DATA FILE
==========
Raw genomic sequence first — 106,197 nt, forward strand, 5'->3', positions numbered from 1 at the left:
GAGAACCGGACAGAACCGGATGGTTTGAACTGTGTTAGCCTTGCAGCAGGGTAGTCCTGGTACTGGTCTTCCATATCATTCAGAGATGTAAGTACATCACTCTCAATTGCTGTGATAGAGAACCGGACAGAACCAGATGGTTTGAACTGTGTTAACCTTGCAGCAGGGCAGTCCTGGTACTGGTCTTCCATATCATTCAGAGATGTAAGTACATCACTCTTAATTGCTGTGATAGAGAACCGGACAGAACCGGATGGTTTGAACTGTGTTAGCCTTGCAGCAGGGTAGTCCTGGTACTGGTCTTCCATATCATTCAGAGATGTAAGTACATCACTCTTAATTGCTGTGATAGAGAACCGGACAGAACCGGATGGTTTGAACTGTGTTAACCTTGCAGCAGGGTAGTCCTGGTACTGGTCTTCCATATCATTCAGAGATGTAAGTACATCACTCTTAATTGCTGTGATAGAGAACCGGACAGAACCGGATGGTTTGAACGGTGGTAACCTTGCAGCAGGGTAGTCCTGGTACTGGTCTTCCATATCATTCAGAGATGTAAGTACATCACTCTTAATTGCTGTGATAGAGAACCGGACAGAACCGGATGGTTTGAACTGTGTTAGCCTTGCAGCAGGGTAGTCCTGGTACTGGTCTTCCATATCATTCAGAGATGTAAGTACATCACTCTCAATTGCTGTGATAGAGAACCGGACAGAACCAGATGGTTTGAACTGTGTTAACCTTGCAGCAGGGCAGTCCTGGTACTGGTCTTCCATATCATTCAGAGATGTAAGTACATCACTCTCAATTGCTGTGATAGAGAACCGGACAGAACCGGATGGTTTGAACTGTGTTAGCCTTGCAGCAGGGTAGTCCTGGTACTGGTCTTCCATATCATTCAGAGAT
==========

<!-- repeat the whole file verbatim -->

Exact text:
Raw genomic sequence first — 106,197 nt, forward strand, 5'->3', positions numbered from 1 at the left:
GAGAACCGGACAGAACCGGATGGTTTGAACTGTGTTAGCCTTGCAGCAGGGTAGTCCTGGTACTGGTCTTCCATATCATTCAGAGATGTAAGTACATCACTCTCAATTGCTGTGATAGAGAACCGGACAGAACCAGATGGTTTGAACTGTGTTAACCTTGCAGCAGGGCAGTCCTGGTACTGGTCTTCCATATCATTCAGAGATGTAAGTACATCACTCTTAATTGCTGTGATAGAGAACCGGACAGAACCGGATGGTTTGAACTGTGTTAGCCTTGCAGCAGGGTAGTCCTGGTACTGGTCTTCCATATCATTCAGAGATGTAAGTACATCACTCTTAATTGCTGTGATAGAGAACCGGACAGAACCGGATGGTTTGAACTGTGTTAACCTTGCAGCAGGGTAGTCCTGGTACTGGTCTTCCATATCATTCAGAGATGTAAGTACATCACTCTTAATTGCTGTGATAGAGAACCGGACAGAACCGGATGGTTTGAACGGTGGTAACCTTGCAGCAGGGTAGTCCTGGTACTGGTCTTCCATATCATTCAGAGATGTAAGTACATCACTCTTAATTGCTGTGATAGAGAACCGGACAGAACCGGATGGTTTGAACTGTGTTAGCCTTGCAGCAGGGTAGTCCTGGTACTGGTCTTCCATATCATTCAGAGATGTAAGTACATCACTCTCAATTGCTGTGATAGAGAACCGGACAGAACCAGATGGTTTGAACTGTGTTAACCTTGCAGCAGGGCAGTCCTGGTACTGGTCTTCCATATCATTCAGAGATGTAAGTACATCACTCTCAATTGCTGTGATAGAGAACCGGACAGAACCGGATGGTTTGAACTGTGTTAGCCTTGCAGCAGGGTAGTCCTGGTACTGGTCTTCCATATCATTCAGAGAT